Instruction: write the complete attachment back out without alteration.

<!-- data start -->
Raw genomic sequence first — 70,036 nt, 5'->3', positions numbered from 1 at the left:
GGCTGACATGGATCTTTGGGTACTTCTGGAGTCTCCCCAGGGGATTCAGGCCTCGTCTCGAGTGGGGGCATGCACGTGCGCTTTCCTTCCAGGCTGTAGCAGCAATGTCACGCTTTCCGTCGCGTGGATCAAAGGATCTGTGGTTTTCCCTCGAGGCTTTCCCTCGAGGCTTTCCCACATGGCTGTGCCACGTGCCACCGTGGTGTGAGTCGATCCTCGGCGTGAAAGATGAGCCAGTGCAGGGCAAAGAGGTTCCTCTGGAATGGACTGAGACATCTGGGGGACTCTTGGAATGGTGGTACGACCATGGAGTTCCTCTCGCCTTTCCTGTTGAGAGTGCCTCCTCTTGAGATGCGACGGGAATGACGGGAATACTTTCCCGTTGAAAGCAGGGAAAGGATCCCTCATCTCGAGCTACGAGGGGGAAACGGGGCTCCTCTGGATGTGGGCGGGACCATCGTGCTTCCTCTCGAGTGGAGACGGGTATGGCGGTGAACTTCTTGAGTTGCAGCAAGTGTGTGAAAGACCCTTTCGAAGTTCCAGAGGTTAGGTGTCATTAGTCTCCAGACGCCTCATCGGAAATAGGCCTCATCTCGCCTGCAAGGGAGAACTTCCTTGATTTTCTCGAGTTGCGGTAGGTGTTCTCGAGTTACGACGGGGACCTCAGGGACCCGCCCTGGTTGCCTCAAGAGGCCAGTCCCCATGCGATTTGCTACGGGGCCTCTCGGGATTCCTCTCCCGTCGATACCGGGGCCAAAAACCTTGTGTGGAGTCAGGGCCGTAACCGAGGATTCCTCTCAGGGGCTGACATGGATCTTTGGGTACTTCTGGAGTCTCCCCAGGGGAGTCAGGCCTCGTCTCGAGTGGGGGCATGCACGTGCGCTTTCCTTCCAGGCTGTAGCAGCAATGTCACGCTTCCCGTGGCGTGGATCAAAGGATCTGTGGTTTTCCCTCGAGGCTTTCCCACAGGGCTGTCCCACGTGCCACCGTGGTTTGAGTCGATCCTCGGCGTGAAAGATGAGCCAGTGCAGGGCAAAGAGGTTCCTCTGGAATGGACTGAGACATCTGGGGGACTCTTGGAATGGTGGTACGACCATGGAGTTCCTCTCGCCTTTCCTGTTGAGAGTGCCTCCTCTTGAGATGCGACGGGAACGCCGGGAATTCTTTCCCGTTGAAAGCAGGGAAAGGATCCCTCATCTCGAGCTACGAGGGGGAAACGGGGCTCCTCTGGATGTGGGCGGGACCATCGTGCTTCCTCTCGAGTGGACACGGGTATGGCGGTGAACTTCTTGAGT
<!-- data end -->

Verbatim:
Raw genomic sequence first — 70,036 nt, 5'->3', positions numbered from 1 at the left:
GGCTGACATGGATCTTTGGGTACTTCTGGAGTCTCCCCAGGGGATTCAGGCCTCGTCTCGAGTGGGGGCATGCACGTGCGCTTTCCTTCCAGGCTGTAGCAGCAATGTCACGCTTTCCGTCGCGTGGATCAAAGGATCTGTGGTTTTCCCTCGAGGCTTTCCCTCGAGGCTTTCCCACATGGCTGTGCCACGTGCCACCGTGGTGTGAGTCGATCCTCGGCGTGAAAGATGAGCCAGTGCAGGGCAAAGAGGTTCCTCTGGAATGGACTGAGACATCTGGGGGACTCTTGGAATGGTGGTACGACCATGGAGTTCCTCTCGCCTTTCCTGTTGAGAGTGCCTCCTCTTGAGATGCGACGGGAATGACGGGAATACTTTCCCGTTGAAAGCAGGGAAAGGATCCCTCATCTCGAGCTACGAGGGGGAAACGGGGCTCCTCTGGATGTGGGCGGGACCATCGTGCTTCCTCTCGAGTGGAGACGGGTATGGCGGTGAACTTCTTGAGTTGCAGCAAGTGTGTGAAAGACCCTTTCGAAGTTCCAGAGGTTAGGTGTCATTAGTCTCCAGACGCCTCATCGGAAATAGGCCTCATCTCGCCTGCAAGGGAGAACTTCCTTGATTTTCTCGAGTTGCGGTAGGTGTTCTCGAGTTACGACGGGGACCTCAGGGACCCGCCCTGGTTGCCTCAAGAGGCCAGTCCCCATGCGATTTGCTACGGGGCCTCTCGGGATTCCTCTCCCGTCGATACCGGGGCCAAAAACCTTGTGTGGAGTCAGGGCCGTAACCGAGGATTCCTCTCAGGGGCTGACATGGATCTTTGGGTACTTCTGGAGTCTCCCCAGGGGAGTCAGGCCTCGTCTCGAGTGGGGGCATGCACGTGCGCTTTCCTTCCAGGCTGTAGCAGCAATGTCACGCTTCCCGTGGCGTGGATCAAAGGATCTGTGGTTTTCCCTCGAGGCTTTCCCACAGGGCTGTCCCACGTGCCACCGTGGTTTGAGTCGATCCTCGGCGTGAAAGATGAGCCAGTGCAGGGCAAAGAGGTTCCTCTGGAATGGACTGAGACATCTGGGGGACTCTTGGAATGGTGGTACGACCATGGAGTTCCTCTCGCCTTTCCTGTTGAGAGTGCCTCCTCTTGAGATGCGACGGGAACGCCGGGAATTCTTTCCCGTTGAAAGCAGGGAAAGGATCCCTCATCTCGAGCTACGAGGGGGAAACGGGGCTCCTCTGGATGTGGGCGGGACCATCGTGCTTCCTCTCGAGTGGACACGGGTATGGCGGTGAACTTCTTGAGT